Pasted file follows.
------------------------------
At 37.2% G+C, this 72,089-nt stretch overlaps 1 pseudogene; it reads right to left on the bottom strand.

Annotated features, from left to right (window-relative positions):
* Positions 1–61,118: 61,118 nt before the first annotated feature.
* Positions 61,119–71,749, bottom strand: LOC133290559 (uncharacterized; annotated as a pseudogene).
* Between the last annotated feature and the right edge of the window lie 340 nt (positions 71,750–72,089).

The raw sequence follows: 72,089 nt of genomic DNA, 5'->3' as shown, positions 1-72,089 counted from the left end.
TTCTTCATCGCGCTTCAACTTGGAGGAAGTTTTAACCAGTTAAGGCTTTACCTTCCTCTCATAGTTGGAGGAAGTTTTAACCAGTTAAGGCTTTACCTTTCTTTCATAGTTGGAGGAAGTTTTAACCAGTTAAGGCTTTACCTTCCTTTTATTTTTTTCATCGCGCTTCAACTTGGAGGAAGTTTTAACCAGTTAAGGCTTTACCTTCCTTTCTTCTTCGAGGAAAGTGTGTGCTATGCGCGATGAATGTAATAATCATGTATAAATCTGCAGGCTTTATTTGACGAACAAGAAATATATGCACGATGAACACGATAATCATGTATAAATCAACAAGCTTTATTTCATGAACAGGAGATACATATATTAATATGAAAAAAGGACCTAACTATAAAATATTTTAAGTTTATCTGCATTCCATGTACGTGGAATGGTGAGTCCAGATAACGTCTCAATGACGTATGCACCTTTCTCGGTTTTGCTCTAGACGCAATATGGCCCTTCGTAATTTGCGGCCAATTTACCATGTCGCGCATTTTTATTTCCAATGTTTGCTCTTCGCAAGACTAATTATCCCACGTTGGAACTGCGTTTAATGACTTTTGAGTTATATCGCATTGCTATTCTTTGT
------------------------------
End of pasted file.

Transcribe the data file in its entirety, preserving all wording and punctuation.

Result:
At 37.2% G+C, this 72,089-nt stretch overlaps 1 pseudogene; it reads right to left on the bottom strand.

Annotated features, from left to right (window-relative positions):
* Positions 1–61,118: 61,118 nt before the first annotated feature.
* Positions 61,119–71,749, bottom strand: LOC133290559 (uncharacterized; annotated as a pseudogene).
* Between the last annotated feature and the right edge of the window lie 340 nt (positions 71,750–72,089).

The raw sequence follows: 72,089 nt of genomic DNA, 5'->3' as shown, positions 1-72,089 counted from the left end.
TTCTTCATCGCGCTTCAACTTGGAGGAAGTTTTAACCAGTTAAGGCTTTACCTTCCTCTCATAGTTGGAGGAAGTTTTAACCAGTTAAGGCTTTACCTTTCTTTCATAGTTGGAGGAAGTTTTAACCAGTTAAGGCTTTACCTTCCTTTTATTTTTTTCATCGCGCTTCAACTTGGAGGAAGTTTTAACCAGTTAAGGCTTTACCTTCCTTTCTTCTTCGAGGAAAGTGTGTGCTATGCGCGATGAATGTAATAATCATGTATAAATCTGCAGGCTTTATTTGACGAACAAGAAATATATGCACGATGAACACGATAATCATGTATAAATCAACAAGCTTTATTTCATGAACAGGAGATACATATATTAATATGAAAAAAGGACCTAACTATAAAATATTTTAAGTTTATCTGCATTCCATGTACGTGGAATGGTGAGTCCAGATAACGTCTCAATGACGTATGCACCTTTCTCGGTTTTGCTCTAGACGCAATATGGCCCTTCGTAATTTGCGGCCAATTTACCATGTCGCGCATTTTTATTTCCAATGTTTGCTCTTCGCAAGACTAATTATCCCACGTTGGAACTGCGTTTAATGACTTTTGAGTTATATCGCATTGCTATTCTTTGT